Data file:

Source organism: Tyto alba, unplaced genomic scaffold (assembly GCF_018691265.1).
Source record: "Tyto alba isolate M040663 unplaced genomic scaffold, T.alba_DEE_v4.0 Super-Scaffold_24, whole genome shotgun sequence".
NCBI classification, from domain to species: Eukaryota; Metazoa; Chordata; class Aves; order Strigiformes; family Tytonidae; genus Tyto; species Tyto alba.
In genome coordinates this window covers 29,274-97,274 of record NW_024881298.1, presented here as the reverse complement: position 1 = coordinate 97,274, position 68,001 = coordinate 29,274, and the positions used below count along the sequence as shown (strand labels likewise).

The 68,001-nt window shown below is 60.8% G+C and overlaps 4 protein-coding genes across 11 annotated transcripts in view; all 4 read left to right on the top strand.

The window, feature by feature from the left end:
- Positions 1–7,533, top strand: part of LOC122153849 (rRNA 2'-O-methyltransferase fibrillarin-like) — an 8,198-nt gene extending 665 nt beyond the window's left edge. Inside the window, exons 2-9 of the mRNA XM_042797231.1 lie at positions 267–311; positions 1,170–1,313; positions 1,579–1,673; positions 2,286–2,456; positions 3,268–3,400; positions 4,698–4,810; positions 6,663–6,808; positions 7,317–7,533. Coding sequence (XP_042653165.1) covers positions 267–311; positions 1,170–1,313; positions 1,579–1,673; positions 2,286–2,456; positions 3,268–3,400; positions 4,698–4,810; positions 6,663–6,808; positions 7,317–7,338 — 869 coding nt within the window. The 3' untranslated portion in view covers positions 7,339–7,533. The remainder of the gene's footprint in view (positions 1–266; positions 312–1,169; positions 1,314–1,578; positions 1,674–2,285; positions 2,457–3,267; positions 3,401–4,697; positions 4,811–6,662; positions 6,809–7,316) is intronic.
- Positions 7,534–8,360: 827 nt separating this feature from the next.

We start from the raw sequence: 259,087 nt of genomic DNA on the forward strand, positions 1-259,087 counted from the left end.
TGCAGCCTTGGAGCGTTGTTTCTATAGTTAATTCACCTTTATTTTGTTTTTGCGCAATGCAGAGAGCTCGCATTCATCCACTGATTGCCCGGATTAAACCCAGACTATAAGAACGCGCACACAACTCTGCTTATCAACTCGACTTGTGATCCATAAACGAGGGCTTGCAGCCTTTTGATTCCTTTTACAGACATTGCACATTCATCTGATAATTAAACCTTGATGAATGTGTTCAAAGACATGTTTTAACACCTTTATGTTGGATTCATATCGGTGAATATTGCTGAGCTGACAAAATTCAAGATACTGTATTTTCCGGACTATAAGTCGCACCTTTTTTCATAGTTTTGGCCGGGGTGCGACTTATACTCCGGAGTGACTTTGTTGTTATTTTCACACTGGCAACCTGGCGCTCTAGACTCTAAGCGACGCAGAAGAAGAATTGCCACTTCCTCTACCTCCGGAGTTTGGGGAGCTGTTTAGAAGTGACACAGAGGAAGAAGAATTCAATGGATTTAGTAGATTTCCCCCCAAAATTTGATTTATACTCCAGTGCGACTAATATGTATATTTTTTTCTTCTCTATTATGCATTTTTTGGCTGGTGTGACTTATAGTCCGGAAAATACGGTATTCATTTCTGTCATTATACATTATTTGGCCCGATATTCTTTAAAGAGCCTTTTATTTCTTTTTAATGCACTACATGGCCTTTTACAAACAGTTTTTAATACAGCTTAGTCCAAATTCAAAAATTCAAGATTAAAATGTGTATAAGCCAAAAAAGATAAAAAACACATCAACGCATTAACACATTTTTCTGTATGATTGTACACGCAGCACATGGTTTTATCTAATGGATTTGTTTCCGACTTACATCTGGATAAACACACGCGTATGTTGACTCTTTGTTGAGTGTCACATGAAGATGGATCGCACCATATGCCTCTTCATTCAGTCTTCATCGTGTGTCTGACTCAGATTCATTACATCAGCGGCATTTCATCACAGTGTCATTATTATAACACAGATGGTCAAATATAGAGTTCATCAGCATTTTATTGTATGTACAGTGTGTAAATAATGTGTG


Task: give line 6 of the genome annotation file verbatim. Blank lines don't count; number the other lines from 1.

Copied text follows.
The window, feature by feature from the left end: